Industrial Electronics

4 million commercial robots will be installed in 50,000 warehouses by 2025

28 March 2019

The rise of robots is expected to boom in the next five years especially in the industrial market where more than 4 million commercial robots will be installed in over 50,000 warehouses by 2025, according to ABI Research.

This is a huge increase from the number of robots installed in warehouses in 2018, which was under 4,000 robots. The rapid increase in the adoption of robots in warehouses is due to the need for flexible, efficient and automated e-commerce fulfillment as same-day delivery becomes preferred in last-mile logistics.

The rise in industrial robots will also be spurred by increasing affordability and the return on investment (ROI) of robots as an alternative to traditional fixed mechanical automation or manual operations.

“Flexibility and efficiency have become primary differentiators in the e-commerce fulfillment market as retailers and Third-Party Logistics (3PLs) struggle to cope with volatile product demand, seasonal peaks, and rising consumer delivery expectations,” said Nick Finill, senior analyst at ABI Research. “Robots enable warehouses to scale operations up or down as required while offering major efficiency gains and mitigating inherent challenges associated with labor and staffing.”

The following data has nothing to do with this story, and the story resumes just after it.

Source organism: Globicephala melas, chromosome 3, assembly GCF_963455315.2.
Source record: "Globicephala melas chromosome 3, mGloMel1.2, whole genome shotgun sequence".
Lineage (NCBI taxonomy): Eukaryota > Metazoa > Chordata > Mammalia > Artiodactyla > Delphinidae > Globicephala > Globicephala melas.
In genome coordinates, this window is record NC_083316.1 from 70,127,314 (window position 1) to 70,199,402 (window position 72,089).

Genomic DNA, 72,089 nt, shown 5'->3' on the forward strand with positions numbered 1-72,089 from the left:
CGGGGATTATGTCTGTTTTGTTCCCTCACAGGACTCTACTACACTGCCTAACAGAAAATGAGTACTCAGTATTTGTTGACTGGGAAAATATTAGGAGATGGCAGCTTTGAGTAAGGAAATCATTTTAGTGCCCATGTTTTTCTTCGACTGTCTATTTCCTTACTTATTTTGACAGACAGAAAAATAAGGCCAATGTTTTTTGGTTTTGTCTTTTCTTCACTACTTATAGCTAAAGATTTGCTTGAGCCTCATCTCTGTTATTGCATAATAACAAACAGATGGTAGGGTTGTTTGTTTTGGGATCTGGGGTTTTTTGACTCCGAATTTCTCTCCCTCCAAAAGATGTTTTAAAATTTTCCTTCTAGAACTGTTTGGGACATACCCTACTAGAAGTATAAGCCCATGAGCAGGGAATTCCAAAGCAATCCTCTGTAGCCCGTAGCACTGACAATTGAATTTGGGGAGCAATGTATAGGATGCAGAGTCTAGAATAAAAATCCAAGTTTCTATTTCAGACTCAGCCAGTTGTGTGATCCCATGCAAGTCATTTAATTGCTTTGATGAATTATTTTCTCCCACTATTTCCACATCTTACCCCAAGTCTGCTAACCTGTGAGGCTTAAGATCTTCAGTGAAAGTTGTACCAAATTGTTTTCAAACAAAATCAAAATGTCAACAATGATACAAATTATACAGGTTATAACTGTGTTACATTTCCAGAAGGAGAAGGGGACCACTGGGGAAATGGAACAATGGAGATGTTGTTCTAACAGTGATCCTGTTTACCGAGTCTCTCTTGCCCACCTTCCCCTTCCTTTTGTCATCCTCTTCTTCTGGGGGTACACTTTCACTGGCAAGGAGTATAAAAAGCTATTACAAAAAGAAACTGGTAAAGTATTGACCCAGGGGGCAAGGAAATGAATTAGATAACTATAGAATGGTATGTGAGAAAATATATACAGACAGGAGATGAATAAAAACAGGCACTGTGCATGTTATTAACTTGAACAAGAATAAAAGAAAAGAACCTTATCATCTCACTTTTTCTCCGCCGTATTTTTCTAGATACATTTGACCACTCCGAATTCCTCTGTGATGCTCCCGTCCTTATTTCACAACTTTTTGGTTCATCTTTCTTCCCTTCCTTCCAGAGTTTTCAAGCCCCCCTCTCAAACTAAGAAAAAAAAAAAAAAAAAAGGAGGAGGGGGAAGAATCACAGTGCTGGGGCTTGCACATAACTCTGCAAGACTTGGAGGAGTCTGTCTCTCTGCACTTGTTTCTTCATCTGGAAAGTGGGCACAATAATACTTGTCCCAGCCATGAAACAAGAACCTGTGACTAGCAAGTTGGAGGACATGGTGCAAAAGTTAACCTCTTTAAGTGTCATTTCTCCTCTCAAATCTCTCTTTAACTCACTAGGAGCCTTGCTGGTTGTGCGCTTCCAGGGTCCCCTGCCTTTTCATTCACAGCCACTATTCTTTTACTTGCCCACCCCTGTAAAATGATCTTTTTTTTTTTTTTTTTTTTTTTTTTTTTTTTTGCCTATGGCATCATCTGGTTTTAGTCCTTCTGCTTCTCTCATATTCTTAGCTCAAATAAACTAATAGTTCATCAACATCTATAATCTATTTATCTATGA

Robots replace heavier mechanized automation that typically requires massive upfront investment and rigid physical infrastructure. Robots save space, offer flexibility advantages and easy and relatively rapid reconfiguration of entire workflows and operations if product lines or requirements change, ABI Research said.

Artificial intelligence, computer vision, deep learning and robotic mechanics are allowing these warehouse robots to perform harder-to-automate tasks. A combination of mobile robots, picking robots and even autonomous forklifts mean that fulfillment centers are going to be able to achieve greater levels of automation in an efficient and less costly way.

ABI Research also expects robotics-as-a-service models to emerge in order to cut capital expenditure costs and allow for flexible pricing options.

To learn more about ABI's industrial robotics research, see its Intelligent Supply Chain service.

To contact the author of this article, email PBrown@globalspec.com


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